Antiguans and Barbudans are primarily of African origin, descendants of slaves brought to the Island centuries ago to labour in the sugarcane fields. Away from the resorts the islands have a distinct West Indian flavour - calypso, steel bands and reggae are all popular. But the islanders have also been influenced by the years of British rule and this is particularly apparent in their passion for cricket. It is an offence to wear camouflage clothing as it is reserved for the military and beachwear should be confined to the beach.

Duty Free

Travellers to Antigua over 18 years do not have to pay duty on 200 cigarettes or 50 cigars or 227g of tobacco. 170ml of perfume and 1 litre wine or spirits is also allowed.

Electrical current is 220 and 110 volts, 60Hz. Most hotels have both voltages available. American-style two-pin plugs are used.

There are no special health requirements for visitors to Antigua and Barbuda, except for yellow fever immunisation for those over one year of age arriving from an infected country. Hepatitis A vaccination is recommended but not mandatory. The Dengue Fever mosquito is found throughout the islands, and incidents of the disease are on the increase; care should be taken to avoid being bitten by mosquitoes. Travellers should be aware that some types of tropical reef fish are poisonous, even when cooked. Health insurance with provision for medical evacuation is strongly recommended, as medical treatment is expensive. There is no hyperbaric chamber; divers requiring treatment for decompression illness must be evacuated from the island. The private hospital, Adelin, requires a substantial credit card deposit before treating visitors, who then have to personally reclaim the cost from insurance on their return home.

English is the official language, but most locals speak English patois (jargon or dialect).

The Eastern Caribbean Dollar (XCD) is the main form of currency in Antigua and Barbuda, and it is tied to the US Dollar, with US$1 equal to EC$2.65 (long-standing, pegged rate). US currency can be used nearly everywhere. Major currencies and travellers cheques can be exchanged at the international banks in St John's and at many hotels. Credit and debit cards are widely accepted but there are not many ATMs in the area, so it is best to make arrangements around this.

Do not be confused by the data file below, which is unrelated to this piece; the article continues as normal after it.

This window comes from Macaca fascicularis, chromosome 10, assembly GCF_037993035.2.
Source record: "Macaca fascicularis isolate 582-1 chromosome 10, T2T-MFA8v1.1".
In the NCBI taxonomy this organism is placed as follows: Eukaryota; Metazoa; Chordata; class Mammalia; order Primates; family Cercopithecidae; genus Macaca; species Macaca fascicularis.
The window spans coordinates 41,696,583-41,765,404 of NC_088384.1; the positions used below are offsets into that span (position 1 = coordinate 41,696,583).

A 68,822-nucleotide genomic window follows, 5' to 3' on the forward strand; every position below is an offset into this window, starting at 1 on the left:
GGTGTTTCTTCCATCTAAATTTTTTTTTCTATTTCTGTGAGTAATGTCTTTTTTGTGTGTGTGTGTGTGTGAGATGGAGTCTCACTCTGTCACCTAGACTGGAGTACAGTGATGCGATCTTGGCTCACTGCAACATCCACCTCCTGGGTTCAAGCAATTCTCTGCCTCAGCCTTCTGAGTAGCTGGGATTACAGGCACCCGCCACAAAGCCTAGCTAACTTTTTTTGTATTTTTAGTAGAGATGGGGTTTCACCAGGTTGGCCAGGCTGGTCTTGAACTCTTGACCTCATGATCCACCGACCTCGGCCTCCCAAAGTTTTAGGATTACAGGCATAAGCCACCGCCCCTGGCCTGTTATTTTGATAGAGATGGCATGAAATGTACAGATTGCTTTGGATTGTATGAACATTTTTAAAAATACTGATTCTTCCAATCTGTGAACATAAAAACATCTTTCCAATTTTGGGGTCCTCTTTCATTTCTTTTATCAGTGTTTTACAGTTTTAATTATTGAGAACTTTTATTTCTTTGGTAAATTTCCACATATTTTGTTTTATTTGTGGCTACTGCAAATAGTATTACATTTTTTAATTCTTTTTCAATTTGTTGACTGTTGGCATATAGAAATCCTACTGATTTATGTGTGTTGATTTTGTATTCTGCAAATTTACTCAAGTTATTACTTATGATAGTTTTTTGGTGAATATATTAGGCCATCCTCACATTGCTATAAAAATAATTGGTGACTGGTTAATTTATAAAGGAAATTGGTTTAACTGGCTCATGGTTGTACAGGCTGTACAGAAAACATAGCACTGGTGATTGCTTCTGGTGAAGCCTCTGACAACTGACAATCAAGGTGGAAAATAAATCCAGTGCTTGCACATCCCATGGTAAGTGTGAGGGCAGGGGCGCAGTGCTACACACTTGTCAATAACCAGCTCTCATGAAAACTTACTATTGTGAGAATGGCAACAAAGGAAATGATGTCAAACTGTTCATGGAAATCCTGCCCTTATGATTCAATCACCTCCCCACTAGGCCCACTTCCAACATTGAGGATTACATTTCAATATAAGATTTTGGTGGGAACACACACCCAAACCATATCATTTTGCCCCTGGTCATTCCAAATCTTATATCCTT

Passport Visa

All nationalities must hold confirmed onward or return tickets and sufficient funds to cover their period of intended stay. Extensions are possible on visas. As part of the Western Hemisphere Travel Initiative (WHTI), all travellers travelling between the United States and Canada, Mexico, Bermuda, and the Caribbean region are required to present a passport or other valid travel document to enter or re-enter the United States. If departing from the USA a valid passport will be required by immigration authorities.


Most visits to Antigua and Barbuda are trouble-free but visitors should not become complacent. Crime exists on the island and visitors should take normal precautions. Avoid isolated areas, including beaches after dark, and do not carry large amounts of cash or jewellery. Hurricane season is usually from June to November.

Local time in Antigua and Barbuda is GMT -4.

Tips of 10-15% are common in Antigua and Barbuda, depending on the service. Some restaurants and hotels will automatically add a 10% gratuity. Porters and bellhops expect 50 cents per bag, and taxi drivers 10-15% of the fare. There is an additional room tax of 8.5%.